May 19, 1956


Author Affiliations

U. S. N. R. U. S. Naval Hospital St. Albans, Long Island, N. Y.

JAMA. 1956;161(3):270. doi:10.1001/jama.1956.02970030088026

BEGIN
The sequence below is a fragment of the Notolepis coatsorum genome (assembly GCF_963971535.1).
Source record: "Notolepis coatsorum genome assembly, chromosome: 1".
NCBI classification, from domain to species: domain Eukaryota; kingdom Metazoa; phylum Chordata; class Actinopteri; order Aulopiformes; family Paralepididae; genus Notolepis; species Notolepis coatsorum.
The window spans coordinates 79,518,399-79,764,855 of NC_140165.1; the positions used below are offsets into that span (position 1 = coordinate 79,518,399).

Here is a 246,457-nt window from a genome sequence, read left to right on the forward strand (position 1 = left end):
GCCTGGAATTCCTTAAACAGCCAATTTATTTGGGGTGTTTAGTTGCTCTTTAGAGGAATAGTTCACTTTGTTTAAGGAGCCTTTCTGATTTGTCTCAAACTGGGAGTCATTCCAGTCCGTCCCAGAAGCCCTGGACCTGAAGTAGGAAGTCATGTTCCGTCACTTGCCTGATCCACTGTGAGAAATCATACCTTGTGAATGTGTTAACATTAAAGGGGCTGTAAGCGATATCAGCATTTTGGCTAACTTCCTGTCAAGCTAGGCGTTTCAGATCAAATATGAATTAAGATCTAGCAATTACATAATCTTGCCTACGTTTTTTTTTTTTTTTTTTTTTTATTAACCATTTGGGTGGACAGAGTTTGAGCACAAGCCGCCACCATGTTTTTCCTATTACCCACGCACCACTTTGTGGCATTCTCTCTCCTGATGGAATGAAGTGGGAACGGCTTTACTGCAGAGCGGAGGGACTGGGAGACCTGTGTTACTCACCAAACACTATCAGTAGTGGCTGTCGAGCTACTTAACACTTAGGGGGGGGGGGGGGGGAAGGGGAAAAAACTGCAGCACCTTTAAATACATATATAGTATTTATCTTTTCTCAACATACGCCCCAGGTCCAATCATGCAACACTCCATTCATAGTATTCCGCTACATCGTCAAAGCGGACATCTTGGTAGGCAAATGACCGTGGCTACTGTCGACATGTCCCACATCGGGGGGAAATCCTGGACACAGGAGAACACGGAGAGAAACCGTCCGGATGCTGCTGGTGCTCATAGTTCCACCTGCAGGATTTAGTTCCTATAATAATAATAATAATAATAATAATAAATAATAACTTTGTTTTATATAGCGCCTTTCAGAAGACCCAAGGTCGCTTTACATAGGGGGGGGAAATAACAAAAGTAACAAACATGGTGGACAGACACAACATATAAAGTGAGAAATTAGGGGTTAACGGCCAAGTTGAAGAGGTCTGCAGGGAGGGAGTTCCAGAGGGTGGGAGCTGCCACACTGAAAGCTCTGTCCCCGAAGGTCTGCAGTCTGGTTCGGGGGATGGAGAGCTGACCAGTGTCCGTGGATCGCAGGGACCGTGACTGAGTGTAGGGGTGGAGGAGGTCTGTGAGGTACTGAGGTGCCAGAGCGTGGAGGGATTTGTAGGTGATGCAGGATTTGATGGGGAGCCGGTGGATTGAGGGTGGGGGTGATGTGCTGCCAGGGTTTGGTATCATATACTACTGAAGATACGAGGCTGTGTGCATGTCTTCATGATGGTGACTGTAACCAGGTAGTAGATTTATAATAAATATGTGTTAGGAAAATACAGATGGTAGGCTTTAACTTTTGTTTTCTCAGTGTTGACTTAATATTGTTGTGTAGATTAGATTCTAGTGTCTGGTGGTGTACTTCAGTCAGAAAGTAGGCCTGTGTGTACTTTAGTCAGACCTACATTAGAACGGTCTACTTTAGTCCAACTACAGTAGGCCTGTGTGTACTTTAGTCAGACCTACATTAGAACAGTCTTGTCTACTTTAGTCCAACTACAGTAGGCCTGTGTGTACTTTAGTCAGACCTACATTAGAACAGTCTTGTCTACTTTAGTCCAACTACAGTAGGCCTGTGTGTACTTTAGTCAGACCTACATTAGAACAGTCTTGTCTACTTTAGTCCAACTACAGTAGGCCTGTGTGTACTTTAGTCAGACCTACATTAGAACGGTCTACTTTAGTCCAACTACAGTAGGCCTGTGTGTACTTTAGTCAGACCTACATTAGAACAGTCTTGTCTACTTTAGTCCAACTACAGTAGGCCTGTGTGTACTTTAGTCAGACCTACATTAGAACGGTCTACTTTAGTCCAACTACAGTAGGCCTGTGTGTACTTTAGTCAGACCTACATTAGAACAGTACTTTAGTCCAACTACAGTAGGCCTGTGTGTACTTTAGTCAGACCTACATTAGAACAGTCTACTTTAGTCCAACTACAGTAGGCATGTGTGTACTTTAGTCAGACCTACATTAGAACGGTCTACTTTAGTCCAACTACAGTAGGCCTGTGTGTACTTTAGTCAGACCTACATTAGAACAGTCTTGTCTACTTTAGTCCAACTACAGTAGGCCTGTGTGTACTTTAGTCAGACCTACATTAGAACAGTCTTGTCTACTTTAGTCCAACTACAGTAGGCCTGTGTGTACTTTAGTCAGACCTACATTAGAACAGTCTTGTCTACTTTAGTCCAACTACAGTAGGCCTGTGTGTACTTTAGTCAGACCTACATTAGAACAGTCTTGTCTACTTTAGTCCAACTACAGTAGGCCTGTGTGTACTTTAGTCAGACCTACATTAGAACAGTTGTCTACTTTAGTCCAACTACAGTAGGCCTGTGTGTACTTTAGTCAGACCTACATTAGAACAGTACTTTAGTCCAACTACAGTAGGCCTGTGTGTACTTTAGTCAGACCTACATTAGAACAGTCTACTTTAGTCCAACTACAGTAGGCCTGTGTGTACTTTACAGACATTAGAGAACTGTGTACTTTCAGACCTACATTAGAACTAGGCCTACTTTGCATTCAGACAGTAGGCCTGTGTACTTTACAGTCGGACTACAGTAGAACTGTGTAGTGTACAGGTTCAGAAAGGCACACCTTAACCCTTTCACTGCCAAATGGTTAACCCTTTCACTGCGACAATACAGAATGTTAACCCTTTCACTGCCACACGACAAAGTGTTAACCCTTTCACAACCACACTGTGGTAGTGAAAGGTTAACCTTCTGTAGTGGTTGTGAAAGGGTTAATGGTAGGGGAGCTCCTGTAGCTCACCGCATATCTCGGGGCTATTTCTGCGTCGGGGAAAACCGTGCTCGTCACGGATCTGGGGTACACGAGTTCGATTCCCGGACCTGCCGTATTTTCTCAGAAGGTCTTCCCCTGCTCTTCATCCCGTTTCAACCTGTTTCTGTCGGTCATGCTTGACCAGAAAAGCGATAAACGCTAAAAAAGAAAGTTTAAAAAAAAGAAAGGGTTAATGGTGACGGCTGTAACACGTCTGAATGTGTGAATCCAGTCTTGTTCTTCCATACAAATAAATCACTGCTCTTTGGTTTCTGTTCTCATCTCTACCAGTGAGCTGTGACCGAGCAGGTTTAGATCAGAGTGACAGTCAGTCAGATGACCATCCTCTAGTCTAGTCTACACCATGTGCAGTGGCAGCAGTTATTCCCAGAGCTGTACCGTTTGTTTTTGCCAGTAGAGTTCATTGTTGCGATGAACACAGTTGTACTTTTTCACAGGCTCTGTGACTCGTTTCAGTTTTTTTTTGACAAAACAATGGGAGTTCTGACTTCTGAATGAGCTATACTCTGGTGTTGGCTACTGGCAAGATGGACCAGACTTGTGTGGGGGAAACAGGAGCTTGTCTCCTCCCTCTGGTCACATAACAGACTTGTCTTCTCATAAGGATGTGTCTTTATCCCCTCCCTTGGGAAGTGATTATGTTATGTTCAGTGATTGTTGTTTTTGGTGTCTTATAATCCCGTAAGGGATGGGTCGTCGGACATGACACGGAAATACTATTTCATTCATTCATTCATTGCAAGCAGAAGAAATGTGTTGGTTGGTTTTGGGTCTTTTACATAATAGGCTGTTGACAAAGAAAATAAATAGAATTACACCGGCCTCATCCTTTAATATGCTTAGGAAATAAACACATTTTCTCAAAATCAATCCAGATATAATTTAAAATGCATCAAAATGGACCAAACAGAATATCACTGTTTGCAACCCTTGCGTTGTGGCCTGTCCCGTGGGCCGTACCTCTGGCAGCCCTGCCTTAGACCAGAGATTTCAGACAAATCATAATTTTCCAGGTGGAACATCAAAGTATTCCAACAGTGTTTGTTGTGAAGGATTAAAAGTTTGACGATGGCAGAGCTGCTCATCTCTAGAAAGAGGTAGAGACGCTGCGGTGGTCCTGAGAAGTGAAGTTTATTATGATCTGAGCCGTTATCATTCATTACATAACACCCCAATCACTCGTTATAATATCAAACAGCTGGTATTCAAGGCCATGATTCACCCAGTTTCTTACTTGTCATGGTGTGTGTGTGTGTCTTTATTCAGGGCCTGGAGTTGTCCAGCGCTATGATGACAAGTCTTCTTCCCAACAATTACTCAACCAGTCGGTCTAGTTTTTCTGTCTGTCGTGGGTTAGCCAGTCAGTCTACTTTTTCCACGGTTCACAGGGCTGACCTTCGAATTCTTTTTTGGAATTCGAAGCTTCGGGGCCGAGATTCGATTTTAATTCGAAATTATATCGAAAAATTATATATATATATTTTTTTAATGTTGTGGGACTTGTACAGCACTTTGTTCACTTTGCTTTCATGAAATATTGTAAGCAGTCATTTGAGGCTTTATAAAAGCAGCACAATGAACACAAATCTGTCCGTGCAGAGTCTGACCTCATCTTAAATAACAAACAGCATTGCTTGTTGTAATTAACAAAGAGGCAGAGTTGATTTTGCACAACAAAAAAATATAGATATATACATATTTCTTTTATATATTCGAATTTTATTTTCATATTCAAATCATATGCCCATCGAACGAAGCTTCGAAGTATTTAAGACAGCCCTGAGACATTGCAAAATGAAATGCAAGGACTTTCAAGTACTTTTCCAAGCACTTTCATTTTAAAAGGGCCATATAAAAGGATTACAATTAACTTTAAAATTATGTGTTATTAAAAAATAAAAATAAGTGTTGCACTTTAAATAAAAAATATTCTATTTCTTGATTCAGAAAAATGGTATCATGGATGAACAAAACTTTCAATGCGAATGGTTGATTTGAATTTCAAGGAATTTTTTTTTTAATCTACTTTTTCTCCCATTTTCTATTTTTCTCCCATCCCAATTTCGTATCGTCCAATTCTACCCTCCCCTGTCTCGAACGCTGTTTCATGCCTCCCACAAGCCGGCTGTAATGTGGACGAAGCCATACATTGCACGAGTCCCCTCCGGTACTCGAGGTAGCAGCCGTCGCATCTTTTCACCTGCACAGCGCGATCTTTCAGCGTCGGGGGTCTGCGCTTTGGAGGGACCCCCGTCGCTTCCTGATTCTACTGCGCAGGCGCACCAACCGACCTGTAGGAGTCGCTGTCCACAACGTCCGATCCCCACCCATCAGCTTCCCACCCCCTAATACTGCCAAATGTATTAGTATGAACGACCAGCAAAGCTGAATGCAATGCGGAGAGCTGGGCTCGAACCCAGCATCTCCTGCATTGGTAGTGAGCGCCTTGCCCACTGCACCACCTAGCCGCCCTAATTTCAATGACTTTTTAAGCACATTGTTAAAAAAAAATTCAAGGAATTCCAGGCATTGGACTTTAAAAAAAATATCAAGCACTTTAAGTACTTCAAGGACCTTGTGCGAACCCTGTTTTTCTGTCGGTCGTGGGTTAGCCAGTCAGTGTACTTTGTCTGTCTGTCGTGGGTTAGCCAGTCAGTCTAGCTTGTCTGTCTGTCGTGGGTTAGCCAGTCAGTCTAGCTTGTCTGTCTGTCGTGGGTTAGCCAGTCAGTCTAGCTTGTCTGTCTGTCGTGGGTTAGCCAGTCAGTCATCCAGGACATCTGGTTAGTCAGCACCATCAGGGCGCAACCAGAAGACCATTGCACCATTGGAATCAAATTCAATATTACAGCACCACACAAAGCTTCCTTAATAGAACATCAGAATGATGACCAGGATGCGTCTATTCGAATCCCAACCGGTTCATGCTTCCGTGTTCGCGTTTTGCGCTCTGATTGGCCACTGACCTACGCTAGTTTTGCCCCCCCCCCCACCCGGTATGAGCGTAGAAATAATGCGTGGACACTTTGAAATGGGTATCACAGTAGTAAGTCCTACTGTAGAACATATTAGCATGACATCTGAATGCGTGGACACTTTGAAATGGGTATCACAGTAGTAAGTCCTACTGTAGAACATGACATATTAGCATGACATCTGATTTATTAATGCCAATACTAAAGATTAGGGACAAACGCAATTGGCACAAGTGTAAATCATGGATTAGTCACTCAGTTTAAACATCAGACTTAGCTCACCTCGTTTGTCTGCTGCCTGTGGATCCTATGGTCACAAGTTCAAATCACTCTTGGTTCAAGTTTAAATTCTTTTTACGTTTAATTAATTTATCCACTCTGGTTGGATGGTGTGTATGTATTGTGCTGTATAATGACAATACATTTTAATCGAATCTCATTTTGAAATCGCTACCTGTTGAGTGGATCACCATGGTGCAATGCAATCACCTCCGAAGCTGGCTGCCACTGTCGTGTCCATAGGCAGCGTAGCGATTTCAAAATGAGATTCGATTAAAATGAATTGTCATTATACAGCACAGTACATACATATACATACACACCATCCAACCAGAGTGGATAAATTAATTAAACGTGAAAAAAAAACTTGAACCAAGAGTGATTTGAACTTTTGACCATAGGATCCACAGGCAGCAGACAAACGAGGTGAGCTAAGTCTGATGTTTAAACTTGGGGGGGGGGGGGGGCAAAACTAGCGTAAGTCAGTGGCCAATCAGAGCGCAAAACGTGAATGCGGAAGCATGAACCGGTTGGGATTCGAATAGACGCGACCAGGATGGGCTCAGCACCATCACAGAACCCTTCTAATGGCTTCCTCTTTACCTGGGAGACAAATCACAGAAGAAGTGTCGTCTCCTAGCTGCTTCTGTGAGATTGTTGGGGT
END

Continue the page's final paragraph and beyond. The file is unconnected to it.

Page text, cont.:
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To the Editor:—  The statement that the total circulating sodium is usually normal in uncomplicated sodium redistribution is based on studies using the techniques described. As expected from theoretical considerations, serial studies show some decrease in base line levels of total plasma sodium when there is a shift of sodium into tissue depots such as bone. However, except in patients with profound disturbances in acid-base and potassium balance (where other mechanisms are invoked), in our experience, cation shifts of less than 10% do not greatly alter the total circulating sodium, and resulting values fall within the range of our reported normal levels (370 to 470 mEq. in a 70-kg. man). Justification for estimating the total circulating sodium as described is that this type of study is available in most hospitals; it is easily and quickly obtained and can be repeated serially; resulting data reduce errors made when treatment is directed

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